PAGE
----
some 20 pounds—roughly one-hundredth of a ton of TNT. It was enough to kill a few people. But the most powerful chemical explosives used 80 years later, in World War II, were the blockbusters, so-called because they could destroy a city block. Dropped from aircraft, after a journey of hundreds of miles, each carried about 10 tons off NT, a thousand times more than the most powerful weapon at the Battle of Gettysburg. A blockbuster could kill a few dozen people.
At the very end of World War II, the United States used the first atomic bombs to annihilate two Japanese cities. Each of those weapons, delivered after a voyage of sometimes a thousand miles, had the equivalent power of about 10,000 tons of TNT, enough to kill a few hundred thousand people. One bomb. A few years later the United States and the Soviet Union developed the first thermonuclear weapons, the first hydrogen bombs. Some of them had an explosive yield equivalent to ten million tons of TNT; enough to kill a few million people. One bomb. Strategic nuclear weapons can now be launched to any place on the planet. Everywhere on Earth is a potential battlefield now.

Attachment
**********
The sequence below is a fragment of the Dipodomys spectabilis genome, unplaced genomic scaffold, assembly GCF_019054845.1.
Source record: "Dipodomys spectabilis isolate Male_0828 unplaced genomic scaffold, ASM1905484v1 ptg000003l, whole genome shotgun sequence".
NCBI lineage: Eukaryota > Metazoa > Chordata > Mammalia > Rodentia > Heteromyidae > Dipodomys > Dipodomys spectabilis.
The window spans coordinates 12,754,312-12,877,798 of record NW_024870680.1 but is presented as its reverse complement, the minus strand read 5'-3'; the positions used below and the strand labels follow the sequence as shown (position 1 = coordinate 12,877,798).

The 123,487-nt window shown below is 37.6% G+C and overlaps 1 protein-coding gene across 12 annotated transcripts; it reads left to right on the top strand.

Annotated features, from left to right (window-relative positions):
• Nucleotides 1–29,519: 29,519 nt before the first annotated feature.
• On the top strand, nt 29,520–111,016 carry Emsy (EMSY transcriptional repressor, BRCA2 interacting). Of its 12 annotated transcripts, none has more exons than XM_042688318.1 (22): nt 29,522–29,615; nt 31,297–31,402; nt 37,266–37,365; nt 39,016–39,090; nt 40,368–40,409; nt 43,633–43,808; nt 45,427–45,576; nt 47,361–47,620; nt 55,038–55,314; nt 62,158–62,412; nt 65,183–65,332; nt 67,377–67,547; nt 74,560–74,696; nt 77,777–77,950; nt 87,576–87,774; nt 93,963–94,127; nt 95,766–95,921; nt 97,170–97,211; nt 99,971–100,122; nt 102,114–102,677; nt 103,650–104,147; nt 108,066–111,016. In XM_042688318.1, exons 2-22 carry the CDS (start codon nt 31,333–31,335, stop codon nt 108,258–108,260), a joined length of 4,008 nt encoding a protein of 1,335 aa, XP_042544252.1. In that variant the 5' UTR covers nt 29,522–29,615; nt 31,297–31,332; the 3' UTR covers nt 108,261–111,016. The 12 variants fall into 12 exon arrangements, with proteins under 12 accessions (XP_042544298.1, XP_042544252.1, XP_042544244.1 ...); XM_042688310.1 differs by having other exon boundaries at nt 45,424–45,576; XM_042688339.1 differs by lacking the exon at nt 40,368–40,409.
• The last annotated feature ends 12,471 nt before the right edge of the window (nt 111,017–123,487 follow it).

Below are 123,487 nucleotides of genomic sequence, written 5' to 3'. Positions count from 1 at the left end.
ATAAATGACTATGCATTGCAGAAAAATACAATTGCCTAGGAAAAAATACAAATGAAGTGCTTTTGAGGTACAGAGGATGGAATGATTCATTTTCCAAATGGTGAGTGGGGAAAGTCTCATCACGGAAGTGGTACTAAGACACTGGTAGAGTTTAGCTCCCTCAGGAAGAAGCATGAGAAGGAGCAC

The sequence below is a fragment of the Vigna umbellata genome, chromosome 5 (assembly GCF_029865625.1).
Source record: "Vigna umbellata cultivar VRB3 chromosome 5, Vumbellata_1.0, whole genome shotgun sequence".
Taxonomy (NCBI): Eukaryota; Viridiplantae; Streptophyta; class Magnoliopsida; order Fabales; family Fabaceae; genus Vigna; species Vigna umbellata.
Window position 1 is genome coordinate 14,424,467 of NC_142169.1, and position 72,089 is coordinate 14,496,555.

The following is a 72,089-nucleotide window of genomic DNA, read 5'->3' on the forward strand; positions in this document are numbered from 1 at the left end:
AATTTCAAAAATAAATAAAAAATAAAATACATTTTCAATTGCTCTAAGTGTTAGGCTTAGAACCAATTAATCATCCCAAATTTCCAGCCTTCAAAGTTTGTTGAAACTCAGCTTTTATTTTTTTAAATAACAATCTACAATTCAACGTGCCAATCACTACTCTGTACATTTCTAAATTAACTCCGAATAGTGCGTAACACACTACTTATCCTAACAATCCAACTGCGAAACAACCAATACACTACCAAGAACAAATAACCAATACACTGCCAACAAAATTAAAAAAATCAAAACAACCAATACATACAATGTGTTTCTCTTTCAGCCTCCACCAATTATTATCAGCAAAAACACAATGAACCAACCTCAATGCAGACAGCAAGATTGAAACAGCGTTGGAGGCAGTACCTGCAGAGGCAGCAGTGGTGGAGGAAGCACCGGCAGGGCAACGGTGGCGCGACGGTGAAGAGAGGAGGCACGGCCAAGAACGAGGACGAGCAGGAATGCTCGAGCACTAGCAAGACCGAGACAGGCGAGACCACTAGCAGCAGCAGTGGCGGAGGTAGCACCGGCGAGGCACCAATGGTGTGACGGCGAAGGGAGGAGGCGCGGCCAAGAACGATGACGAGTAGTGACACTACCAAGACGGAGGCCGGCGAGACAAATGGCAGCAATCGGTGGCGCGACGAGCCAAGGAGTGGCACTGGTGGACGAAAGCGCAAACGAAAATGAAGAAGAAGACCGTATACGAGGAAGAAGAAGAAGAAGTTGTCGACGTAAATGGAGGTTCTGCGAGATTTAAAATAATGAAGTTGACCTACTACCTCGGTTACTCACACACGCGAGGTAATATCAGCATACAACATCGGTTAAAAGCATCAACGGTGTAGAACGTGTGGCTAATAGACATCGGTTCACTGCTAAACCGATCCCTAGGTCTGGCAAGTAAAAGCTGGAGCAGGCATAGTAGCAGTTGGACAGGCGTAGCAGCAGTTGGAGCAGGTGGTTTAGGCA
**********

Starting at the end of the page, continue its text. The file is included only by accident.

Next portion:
Each of these technological triumphs advanced the art of mass murder by a factor of a thousand. From Gettysburg to the blockbuster, a thousand times more explosive energy; from the blockbuster to the atomic bomb, a thousand times more; and from the atomic bomb to the hydrogen bomb, a thousand times still more. A thousand times a thousand times a thousand is a billion; in less than one century, our most fearful weapon has become a billion times more deadly. But we have not become a billion times wiser in the generations that stretch from Gettysburg to us.
The souls that perished here would find the carnage of which we are now capable unspeakable. Today, the
United States and the Soviet Union have booby-trapped our planet with almost WPf"
234 • Billions and Billions
60,000 nuclear weapons. Sixty thousand nuclear weapons! Even a small fraction of the strategic arsenals could without question annihilate the two contending superpowers, probably destroy the global civilization, and possibly render the human species extinct. No nation, no man should have such power. We distribute these instruments of apocalypse all over our fragile world, and justify it on the grounds that it has made us safe. We have made a fool's bargain.